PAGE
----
The pressures of rising costs, high-impact regulations, rapidly evolving customer expectations, and the growing acceptance of FinTechs may well be keeping bank executives up at night. But now, incumbents must contend with the effects of disruption as well as the threat of disintermediation. What’s more, FinTech entrepreneurs have their own set of challenges. They have yet to earn customers’ deep trust, they haven’t established a distribution infrastructure, and their customer base—while growing—pales in comparison with incumbent banks.
So, it makes sense that FinTech/Bank collaboration is a win-win situation as each leverages the other’s strength. Although there was initial resistance to working together, both entities now realize the value collaboration can create for them as well as for end users. According to the 2017 World Retail Banking Report from Capgemini and Efma, an overwhelming 91.3% of bank executives interviewed said they were willing to work with FinTechs and, similarly, 75.3% of the FinTechs said they would collaborate with banks.
APIs: The great enablers
More and more, financial institutions are partnering with FinTechs to leverage application program interfaces (APIs) to attract new prospects while positively surprising current customers with enhanced experiences and a range of new personalized products and services.
APIs offer a bridge between systems while paving a digital path to an increasingly connected financial ecosystem. Already trusted by consumers, banks can tap their vast customer data bases to play a central role in this emerging environment. But to deliver the most meaningful customer-experience improvements, banks must reveal their APIs to a global community of web developers to encourage novel idea sharing and exceptional innovation.
The strength of banks rests within their vast customer bases, extensive distribution capabilities, funding proficiency, and regulatory expertise. FinTechs’ core strengths are built on innovative product offerings, agility, and cutting-edge technologies.
It goes without saying that FinTech/bank collaboration can benefit the industry at large, as well as each individual stakeholder. For traditional banks, innovative offerings from partner FinTechs will not only help augment customer experience and cement loyalty with existing customers, but may also spur new business. FinTechs can achieve economies of scale at lower costs by promoting their innovative offerings to the large customer bases of their partner banks. Consumers also benefit because they will now be able to pick and choose products and services based on their preferences and requirements. In short, customers will be able to “design” or customize their financial-services experience.
FinTech/bank collaboration continues to pick up speed, particularly in instant payments, peer-to-peer lending, and credit scoring. Think about it: banking business models are evolving thanks to the synergy between agile tech entrepreneurs and knowledgeable, but sometimes conservative incumbents.
Some recent win-win partnerships include:
- BBVA Compass partnered with Dwolla, an all-digital payments network, so its customers could instantly send and receive funds.
- JPMorgan Chase collaborated with OnDeck, a leader in online small-business lending, to offer a proprietary credit score based on loans granted to small- and mid-tier corporates.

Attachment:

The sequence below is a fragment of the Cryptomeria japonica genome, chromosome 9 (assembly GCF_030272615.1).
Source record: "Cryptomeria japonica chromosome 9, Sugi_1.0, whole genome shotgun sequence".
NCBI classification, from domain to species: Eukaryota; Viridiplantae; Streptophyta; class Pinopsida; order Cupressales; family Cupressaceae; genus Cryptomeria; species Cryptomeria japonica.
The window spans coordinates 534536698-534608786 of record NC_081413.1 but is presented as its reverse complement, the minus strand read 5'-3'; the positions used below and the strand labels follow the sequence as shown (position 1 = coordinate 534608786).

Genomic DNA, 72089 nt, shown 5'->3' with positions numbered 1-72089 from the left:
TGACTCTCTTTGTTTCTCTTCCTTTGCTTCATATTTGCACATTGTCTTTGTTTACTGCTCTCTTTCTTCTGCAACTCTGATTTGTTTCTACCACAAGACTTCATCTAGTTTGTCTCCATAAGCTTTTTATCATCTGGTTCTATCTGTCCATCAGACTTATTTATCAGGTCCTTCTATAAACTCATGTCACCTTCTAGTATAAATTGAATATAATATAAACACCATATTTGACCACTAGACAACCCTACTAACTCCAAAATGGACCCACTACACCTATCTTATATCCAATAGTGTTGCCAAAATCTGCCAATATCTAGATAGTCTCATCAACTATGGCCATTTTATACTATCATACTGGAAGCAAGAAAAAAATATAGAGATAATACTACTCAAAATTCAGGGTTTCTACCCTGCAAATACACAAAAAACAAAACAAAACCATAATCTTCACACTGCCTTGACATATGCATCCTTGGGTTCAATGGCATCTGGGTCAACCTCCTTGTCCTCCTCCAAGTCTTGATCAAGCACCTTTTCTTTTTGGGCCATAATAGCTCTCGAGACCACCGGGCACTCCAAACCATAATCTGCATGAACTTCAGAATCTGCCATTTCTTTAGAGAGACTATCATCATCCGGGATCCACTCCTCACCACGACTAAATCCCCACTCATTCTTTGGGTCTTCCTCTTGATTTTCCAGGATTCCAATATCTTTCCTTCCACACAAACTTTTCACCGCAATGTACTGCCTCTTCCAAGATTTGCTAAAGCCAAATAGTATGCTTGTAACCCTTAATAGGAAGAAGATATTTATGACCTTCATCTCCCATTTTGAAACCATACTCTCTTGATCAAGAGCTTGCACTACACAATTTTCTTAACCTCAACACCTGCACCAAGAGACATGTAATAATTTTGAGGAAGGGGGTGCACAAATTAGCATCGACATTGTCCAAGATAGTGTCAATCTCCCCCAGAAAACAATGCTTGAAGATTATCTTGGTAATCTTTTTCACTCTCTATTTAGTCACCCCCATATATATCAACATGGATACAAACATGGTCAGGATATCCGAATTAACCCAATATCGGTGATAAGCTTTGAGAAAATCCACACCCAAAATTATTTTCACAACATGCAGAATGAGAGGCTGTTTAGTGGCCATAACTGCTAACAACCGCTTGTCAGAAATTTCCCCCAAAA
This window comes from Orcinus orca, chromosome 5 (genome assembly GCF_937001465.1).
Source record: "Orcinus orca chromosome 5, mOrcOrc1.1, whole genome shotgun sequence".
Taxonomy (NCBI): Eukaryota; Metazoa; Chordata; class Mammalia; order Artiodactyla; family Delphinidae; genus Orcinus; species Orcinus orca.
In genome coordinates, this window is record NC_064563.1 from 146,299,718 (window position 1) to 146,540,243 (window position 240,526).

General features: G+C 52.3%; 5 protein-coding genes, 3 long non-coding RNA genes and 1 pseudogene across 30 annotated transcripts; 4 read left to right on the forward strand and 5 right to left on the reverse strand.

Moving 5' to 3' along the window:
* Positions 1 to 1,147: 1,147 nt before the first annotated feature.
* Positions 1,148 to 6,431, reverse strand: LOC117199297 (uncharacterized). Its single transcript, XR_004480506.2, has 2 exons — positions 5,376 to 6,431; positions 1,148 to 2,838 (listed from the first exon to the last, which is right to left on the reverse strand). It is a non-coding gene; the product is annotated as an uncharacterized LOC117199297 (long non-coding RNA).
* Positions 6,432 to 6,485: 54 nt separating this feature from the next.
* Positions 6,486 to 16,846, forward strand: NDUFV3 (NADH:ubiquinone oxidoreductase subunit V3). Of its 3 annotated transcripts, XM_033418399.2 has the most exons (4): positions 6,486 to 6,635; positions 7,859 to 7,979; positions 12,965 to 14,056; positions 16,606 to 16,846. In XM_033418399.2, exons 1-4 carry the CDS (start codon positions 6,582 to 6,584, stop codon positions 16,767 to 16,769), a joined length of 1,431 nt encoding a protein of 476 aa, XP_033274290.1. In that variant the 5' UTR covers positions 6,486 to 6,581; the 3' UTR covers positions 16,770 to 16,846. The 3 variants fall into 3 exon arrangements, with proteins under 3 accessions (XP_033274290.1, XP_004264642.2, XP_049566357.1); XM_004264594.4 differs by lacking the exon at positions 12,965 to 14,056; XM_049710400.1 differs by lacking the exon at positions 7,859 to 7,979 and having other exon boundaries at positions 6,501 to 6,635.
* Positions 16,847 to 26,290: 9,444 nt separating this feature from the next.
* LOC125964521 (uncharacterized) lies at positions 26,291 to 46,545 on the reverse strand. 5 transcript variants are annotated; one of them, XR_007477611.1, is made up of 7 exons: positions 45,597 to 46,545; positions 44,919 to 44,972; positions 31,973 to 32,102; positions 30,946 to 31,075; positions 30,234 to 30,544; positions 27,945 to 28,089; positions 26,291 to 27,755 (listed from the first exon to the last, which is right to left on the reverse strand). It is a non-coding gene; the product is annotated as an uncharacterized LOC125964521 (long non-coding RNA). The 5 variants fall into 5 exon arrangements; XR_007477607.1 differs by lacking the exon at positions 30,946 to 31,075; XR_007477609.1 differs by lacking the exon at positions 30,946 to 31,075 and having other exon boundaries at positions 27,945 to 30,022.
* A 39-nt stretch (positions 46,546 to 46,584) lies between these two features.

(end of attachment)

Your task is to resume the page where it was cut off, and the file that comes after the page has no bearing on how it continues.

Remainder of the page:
- DBS, a multinational bank headquartered in Singapore, joined forces with peer-to-peer lending sites, funding societies and MoolahSense, to better serve small businesses. In return, the two lending platforms refer borrowers with good credit to DBS for commercial banking solutions such as cash management.
In short, APIs can help to improve customer experience, drive new revenue streams, and reduce time to market for new products and services. And that means the potential to create a value-based marketplace and bolster long-term customer loyalty.
Although APIs offer plenty of benefits, there are risks to consider. Banks must address data security, customer privacy, and control of customer data when entering into (and potentially leading) FinTech collaboration. By their very nature, APIs are intended to make bank information accessible to third parties and, therefore, they can unlock vulnerability to cyber attack. Clearly, robust security standards must be developed to mitigate this danger.
With alarm bells literally and figuratively going off, it is no surprise that 69.5% of banks and 74.1% of FinTechs participating in the 2017 World Retail Banking Report (WRBR) said data security was their primary concern. This was followed by worries about customer privacy, as indicated by 69.5% of banks and 72.8% of FinTechs.
Risk and the apprehension it causes can be mitigated through standardization and controlled implementation of APIs. Banks and FinTechs must agree on an API monetization method as this will be a crucial incentive to collaborate. According to the WRBR 2017, a fee-per-API-transaction model is popular with both banks and FinTechs (43.5% and 54.3%, respectively). Consequently, the pursuit of new business opportunities and more significant market share are expected to trigger both banks and FinTechs to embrace revenue-sharing models in the months ahead.
 Disintermediation is the withdrawal of funds from intermediary financial institutions, such as banks, to invest directly. Generally, disintermediation is the process of removing the middleman or intermediary from future transactions.
 “BBVA Compass, Dwolla begin rollout of real-time bank transfers,” BBVA Compass, April, 8, 2015; http://newsroom.bbvacompass.com/2015-04-08-BBVA-Compass-Dwolla-begin-rollout-of-real-time-bank-transfers
 “JPMorgan Working With On Deck to Speed Small-Business Loans,” Bloomberg, December 2, 2015; https://www.bloomberg.com/news/articles/2015-12-01/jpmorgan-working-with-on-deck-capital-for-small-business-loans